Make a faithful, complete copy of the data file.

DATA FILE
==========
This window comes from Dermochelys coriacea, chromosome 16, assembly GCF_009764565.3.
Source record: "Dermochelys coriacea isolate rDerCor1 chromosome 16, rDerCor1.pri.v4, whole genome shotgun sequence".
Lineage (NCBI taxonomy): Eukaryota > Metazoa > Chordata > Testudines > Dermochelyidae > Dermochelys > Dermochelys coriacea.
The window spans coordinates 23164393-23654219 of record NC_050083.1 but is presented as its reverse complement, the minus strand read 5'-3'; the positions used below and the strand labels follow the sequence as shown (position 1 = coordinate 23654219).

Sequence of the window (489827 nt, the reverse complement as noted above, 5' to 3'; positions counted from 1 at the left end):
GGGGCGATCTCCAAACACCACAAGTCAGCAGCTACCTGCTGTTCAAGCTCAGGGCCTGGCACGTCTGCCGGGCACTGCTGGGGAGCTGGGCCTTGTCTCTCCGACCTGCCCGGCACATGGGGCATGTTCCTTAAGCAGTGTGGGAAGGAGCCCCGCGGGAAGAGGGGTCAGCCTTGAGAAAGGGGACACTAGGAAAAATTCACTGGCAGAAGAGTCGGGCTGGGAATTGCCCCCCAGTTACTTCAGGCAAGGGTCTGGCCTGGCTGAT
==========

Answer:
This window comes from Dermochelys coriacea, chromosome 16, assembly GCF_009764565.3.
Source record: "Dermochelys coriacea isolate rDerCor1 chromosome 16, rDerCor1.pri.v4, whole genome shotgun sequence".
Lineage (NCBI taxonomy): Eukaryota > Metazoa > Chordata > Testudines > Dermochelyidae > Dermochelys > Dermochelys coriacea.
The window spans coordinates 23164393-23654219 of record NC_050083.1 but is presented as its reverse complement, the minus strand read 5'-3'; the positions used below and the strand labels follow the sequence as shown (position 1 = coordinate 23654219).

Sequence of the window (489827 nt, the reverse complement as noted above, 5' to 3'; positions counted from 1 at the left end):
GGGGCGATCTCCAAACACCACAAGTCAGCAGCTACCTGCTGTTCAAGCTCAGGGCCTGGCACGTCTGCCGGGCACTGCTGGGGAGCTGGGCCTTGTCTCTCCGACCTGCCCGGCACATGGGGCATGTTCCTTAAGCAGTGTGGGAAGGAGCCCCGCGGGAAGAGGGGTCAGCCTTGAGAAAGGGGACACTAGGAAAAATTCACTGGCAGAAGAGTCGGGCTGGGAATTGCCCCCCAGTTACTTCAGGCAAGGGTCTGGCCTGGCTGAT